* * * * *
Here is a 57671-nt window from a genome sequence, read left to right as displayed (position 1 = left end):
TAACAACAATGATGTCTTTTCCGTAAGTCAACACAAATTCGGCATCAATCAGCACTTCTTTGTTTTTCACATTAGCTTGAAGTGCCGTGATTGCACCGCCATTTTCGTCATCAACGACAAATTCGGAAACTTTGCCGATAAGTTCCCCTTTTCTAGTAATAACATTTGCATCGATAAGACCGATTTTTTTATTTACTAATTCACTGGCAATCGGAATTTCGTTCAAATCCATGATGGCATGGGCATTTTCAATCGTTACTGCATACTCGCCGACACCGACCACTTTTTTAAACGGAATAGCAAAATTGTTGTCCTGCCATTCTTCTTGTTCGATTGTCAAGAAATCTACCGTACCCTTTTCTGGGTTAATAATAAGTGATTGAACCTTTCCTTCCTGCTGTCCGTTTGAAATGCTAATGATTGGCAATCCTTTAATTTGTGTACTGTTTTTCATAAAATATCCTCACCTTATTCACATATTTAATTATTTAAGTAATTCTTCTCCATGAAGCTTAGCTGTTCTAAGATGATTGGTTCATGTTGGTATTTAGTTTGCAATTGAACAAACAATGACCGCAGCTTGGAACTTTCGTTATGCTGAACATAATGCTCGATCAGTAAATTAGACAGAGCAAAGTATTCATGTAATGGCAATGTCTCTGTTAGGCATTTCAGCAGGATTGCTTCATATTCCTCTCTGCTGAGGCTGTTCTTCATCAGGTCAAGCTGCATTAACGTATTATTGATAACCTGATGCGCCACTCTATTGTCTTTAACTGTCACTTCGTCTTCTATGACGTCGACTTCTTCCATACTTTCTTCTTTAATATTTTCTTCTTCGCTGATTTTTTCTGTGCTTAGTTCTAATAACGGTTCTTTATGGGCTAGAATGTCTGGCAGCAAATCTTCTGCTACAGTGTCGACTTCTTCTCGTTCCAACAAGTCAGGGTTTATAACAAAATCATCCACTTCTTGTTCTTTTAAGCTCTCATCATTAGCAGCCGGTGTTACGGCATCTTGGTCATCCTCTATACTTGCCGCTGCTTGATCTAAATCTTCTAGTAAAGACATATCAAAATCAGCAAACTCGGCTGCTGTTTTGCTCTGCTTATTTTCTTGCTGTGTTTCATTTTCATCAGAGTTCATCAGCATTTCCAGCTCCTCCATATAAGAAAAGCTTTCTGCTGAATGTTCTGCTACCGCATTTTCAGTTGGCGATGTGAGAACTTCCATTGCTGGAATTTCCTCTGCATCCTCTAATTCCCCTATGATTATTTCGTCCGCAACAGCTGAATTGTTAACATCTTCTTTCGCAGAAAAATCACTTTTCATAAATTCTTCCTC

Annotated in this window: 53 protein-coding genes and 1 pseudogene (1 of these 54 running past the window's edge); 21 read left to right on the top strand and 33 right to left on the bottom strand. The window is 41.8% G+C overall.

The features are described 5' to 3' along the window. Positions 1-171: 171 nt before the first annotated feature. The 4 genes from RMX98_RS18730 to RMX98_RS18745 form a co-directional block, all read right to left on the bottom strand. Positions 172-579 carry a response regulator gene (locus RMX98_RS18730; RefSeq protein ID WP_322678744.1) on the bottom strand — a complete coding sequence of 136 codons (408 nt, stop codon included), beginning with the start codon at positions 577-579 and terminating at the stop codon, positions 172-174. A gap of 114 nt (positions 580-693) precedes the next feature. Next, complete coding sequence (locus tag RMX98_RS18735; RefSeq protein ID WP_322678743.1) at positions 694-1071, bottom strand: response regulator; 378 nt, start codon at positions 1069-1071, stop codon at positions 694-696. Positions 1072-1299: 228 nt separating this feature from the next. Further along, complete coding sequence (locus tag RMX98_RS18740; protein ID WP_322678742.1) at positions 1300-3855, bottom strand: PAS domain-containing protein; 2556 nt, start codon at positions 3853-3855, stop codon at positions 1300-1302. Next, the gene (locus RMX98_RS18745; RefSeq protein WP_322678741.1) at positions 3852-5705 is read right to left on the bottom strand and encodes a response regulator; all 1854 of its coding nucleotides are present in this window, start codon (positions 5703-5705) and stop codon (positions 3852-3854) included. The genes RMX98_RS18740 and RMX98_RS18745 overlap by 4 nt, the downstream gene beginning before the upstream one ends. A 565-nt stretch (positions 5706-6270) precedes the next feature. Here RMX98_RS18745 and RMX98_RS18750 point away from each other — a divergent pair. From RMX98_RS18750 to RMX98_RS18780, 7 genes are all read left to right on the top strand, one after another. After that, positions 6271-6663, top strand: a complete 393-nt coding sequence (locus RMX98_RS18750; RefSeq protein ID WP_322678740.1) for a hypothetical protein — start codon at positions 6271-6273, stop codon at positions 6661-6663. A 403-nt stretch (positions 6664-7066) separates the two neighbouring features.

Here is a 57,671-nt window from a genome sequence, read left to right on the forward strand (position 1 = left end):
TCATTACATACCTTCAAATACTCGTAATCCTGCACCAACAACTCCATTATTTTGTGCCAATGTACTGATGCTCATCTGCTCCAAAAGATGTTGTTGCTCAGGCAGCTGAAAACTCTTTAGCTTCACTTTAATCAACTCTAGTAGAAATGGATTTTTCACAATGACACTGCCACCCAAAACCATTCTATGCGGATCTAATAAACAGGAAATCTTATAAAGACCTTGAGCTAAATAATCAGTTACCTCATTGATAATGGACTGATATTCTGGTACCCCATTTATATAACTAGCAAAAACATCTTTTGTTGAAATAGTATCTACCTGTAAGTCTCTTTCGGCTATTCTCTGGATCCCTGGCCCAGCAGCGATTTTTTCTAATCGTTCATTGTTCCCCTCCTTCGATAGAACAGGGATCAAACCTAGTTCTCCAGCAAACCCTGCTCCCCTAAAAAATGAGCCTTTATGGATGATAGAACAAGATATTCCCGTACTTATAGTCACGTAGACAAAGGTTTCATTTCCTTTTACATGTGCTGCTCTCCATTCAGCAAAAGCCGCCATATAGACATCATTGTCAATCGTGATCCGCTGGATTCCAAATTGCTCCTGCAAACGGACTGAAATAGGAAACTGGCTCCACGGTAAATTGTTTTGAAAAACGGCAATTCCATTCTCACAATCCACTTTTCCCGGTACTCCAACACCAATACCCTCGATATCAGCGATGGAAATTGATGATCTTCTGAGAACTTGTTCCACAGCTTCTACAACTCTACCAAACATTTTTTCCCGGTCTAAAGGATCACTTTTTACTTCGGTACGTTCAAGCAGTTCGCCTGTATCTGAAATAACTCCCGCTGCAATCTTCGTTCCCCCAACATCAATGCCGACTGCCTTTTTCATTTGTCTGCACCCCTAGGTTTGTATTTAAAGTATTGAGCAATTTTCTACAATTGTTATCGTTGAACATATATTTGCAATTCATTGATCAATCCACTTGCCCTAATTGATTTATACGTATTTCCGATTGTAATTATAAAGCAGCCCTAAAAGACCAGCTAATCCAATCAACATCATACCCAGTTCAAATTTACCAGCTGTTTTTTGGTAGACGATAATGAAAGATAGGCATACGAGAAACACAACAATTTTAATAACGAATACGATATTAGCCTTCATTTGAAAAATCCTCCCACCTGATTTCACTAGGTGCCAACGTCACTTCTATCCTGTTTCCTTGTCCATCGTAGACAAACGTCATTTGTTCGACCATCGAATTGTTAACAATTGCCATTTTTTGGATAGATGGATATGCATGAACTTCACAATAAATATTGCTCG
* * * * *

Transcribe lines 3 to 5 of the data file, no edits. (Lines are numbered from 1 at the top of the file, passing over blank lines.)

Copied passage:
Annotated in this window: 53 protein-coding genes and 1 pseudogene (1 of these 54 running past the window's edge); 21 read left to right on the top strand and 33 right to left on the bottom strand. The window is 41.8% G+C overall.

The features are described 5' to 3' along the window. Positions 1-171: 171 nt before the first annotated feature. The 4 genes from RMX98_RS18730 to RMX98_RS18745 form a co-directional block, all read right to left on the bottom strand. Positions 172-579 carry a response regulator gene (locus RMX98_RS18730; RefSeq protein ID WP_322678744.1) on the bottom strand — a complete coding sequence of 136 codons (408 nt, stop codon included), beginning with the start codon at positions 577-579 and terminating at the stop codon, positions 172-174. A gap of 114 nt (positions 580-693) precedes the next feature. Next, complete coding sequence (locus tag RMX98_RS18735; RefSeq protein ID WP_322678743.1) at positions 694-1071, bottom strand: response regulator; 378 nt, start codon at positions 1069-1071, stop codon at positions 694-696. Positions 1072-1299: 228 nt separating this feature from the next. Further along, complete coding sequence (locus tag RMX98_RS18740; protein ID WP_322678742.1) at positions 1300-3855, bottom strand: PAS domain-containing protein; 2556 nt, start codon at positions 3853-3855, stop codon at positions 1300-1302. Next, the gene (locus RMX98_RS18745; RefSeq protein WP_322678741.1) at positions 3852-5705 is read right to left on the bottom strand and encodes a response regulator; all 1854 of its coding nucleotides are present in this window, start codon (positions 5703-5705) and stop codon (positions 3852-3854) included. The genes RMX98_RS18740 and RMX98_RS18745 overlap by 4 nt, the downstream gene beginning before the upstream one ends. A 565-nt stretch (positions 5706-6270) precedes the next feature. Here RMX98_RS18745 and RMX98_RS18750 point away from each other — a divergent pair. From RMX98_RS18750 to RMX98_RS18780, 7 genes are all read left to right on the top strand, one after another. After that, positions 6271-6663, top strand: a complete 393-nt coding sequence (locus RMX98_RS18750; RefSeq protein ID WP_322678740.1) for a hypothetical protein — start codon at positions 6271-6273, stop codon at positions 6661-6663. A 403-nt stretch (positions 6664-7066) separates the two neighbouring features.

Here is a 57,671-nt window from a genome sequence, read left to right on the forward strand (position 1 = left end):